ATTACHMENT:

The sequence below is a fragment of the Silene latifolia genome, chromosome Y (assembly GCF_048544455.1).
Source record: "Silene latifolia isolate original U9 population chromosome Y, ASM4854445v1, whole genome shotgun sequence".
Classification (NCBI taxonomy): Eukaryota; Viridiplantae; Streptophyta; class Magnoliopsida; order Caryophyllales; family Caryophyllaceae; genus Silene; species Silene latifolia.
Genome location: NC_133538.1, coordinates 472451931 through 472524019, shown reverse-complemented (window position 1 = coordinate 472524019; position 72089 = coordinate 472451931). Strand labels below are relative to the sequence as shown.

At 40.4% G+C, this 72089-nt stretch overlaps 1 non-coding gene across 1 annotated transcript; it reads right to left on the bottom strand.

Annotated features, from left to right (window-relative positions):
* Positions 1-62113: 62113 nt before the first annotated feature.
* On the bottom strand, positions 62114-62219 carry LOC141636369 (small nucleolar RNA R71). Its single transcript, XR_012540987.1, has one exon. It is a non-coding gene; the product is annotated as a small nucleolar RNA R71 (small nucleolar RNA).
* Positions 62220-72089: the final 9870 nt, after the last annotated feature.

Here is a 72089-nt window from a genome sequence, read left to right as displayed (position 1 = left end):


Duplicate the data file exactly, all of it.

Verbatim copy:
The sequence below is a fragment of the Silene latifolia genome, chromosome Y (assembly GCF_048544455.1).
Source record: "Silene latifolia isolate original U9 population chromosome Y, ASM4854445v1, whole genome shotgun sequence".
Classification (NCBI taxonomy): Eukaryota; Viridiplantae; Streptophyta; class Magnoliopsida; order Caryophyllales; family Caryophyllaceae; genus Silene; species Silene latifolia.
Genome location: NC_133538.1, coordinates 472451931 through 472524019, shown reverse-complemented (window position 1 = coordinate 472524019; position 72089 = coordinate 472451931). Strand labels below are relative to the sequence as shown.

At 40.4% G+C, this 72089-nt stretch overlaps 1 non-coding gene across 1 annotated transcript; it reads right to left on the bottom strand.

Annotated features, from left to right (window-relative positions):
* Positions 1-62113: 62113 nt before the first annotated feature.
* On the bottom strand, positions 62114-62219 carry LOC141636369 (small nucleolar RNA R71). Its single transcript, XR_012540987.1, has one exon. It is a non-coding gene; the product is annotated as a small nucleolar RNA R71 (small nucleolar RNA).
* Positions 62220-72089: the final 9870 nt, after the last annotated feature.

Here is a 72089-nt window from a genome sequence, read left to right as displayed (position 1 = left end):